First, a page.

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Intelligent Speed Assistance (ISA) to become mandatory.

Intelligent Speed Assistance to become mandatory.

Intelligent Speed Assistance is an incredible piece of technology that automatically scans for road signs, it was created to help drivers stay within the speed limit. It will be a mandatory requirement in new vehicle types by 2024 in the European Union, and this can only be regarded as a good thing for road users of every variety.

As we enter a new year and many of us are looking to upgrade cars, it’s always worth discovering what the latest tech and safety features are on offer. From adaptive cruise control to lane keep assist, much of what is currently available would have seemed impossible only a few years ago.

By supporting drivers with feedback on their speed, Intelligent Speed Assistance helps drivers stay within the limit. A specially designed camera, usually located at the top of the windscreen, is used to detect road signs to determine the speed limit of whatever road you are currently on. Another way the Intelligent Speed Assistance can get up-to-date information about speed limits is via the car’s satellite navigation system. 

Should the driver exceed the speed limit on that road, they will receive either an audio or visual alert. While it is still important that the driver remains alert at all times and the system is only designed as an aid, research indicated that it can improve road safety. When used appropriately, it can help reduce the number of drivers speeding and decrease the number and severity of road collisions.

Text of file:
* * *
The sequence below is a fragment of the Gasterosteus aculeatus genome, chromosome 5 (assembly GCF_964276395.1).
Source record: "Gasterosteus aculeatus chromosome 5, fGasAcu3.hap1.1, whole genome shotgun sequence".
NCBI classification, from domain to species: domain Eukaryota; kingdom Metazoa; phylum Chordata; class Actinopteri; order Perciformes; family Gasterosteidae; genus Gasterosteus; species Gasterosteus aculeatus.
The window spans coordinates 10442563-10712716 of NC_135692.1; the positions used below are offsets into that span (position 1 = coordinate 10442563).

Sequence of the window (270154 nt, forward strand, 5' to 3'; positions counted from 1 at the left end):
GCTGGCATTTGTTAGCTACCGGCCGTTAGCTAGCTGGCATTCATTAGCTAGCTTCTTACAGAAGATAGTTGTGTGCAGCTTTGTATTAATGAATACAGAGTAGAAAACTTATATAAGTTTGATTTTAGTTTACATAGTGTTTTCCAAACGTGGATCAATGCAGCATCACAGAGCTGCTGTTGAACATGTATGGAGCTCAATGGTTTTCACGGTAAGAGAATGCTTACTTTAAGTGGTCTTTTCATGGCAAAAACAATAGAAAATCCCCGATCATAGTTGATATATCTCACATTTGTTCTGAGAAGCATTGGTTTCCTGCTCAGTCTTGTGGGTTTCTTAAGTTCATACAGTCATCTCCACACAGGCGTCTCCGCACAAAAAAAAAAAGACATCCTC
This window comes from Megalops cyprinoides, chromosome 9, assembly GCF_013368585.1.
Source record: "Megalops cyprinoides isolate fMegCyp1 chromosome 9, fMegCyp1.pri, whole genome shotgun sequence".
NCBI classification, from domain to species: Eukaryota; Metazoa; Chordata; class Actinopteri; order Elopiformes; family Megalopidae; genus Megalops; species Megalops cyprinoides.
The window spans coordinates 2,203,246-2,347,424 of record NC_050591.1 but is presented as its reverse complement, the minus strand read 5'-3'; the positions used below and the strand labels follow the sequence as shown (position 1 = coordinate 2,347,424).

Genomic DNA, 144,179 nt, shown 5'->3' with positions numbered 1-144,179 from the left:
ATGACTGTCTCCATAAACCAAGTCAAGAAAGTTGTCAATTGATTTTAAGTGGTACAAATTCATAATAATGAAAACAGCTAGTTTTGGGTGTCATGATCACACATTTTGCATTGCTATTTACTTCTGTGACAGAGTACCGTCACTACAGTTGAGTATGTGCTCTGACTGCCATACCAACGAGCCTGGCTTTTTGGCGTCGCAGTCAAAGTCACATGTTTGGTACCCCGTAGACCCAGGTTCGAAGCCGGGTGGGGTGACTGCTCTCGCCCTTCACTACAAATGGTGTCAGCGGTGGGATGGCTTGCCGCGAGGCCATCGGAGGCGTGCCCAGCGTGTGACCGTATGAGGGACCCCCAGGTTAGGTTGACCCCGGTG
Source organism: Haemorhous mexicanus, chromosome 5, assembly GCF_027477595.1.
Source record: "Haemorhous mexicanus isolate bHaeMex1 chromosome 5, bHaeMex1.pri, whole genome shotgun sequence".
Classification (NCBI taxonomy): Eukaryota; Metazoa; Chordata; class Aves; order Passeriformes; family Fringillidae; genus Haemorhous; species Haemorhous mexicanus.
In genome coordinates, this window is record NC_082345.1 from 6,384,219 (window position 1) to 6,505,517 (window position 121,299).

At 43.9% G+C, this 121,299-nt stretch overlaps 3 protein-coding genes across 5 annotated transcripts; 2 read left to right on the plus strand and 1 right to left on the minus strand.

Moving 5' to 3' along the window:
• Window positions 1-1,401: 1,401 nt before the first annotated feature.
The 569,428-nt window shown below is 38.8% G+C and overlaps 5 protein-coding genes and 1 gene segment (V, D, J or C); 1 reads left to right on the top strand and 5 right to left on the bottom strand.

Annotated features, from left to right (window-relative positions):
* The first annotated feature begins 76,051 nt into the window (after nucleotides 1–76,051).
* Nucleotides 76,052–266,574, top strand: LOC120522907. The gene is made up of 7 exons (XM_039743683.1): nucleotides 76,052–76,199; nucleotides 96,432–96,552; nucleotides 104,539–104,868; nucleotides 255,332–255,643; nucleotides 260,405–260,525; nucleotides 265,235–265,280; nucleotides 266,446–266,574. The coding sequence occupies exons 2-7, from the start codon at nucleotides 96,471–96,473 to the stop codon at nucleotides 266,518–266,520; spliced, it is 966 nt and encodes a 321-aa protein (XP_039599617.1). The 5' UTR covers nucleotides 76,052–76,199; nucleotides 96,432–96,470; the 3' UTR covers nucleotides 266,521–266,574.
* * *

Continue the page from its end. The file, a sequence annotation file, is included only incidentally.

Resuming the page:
Further information on Intelligent Speed Assistance, along with other potentially life-saving safety technology can be found on the Road Safety Authority’s website ( The Road Safety Authority is recognised as the leading voice for road safety in Ireland and as a leading voice internationally. This recognition is built upon a strong record of driving positive change in the attitudes and behaviours of all road users, while effectively collaborating with many stakeholders, such as An Garda Síochána and the Health and Safety Authority, to save lives.


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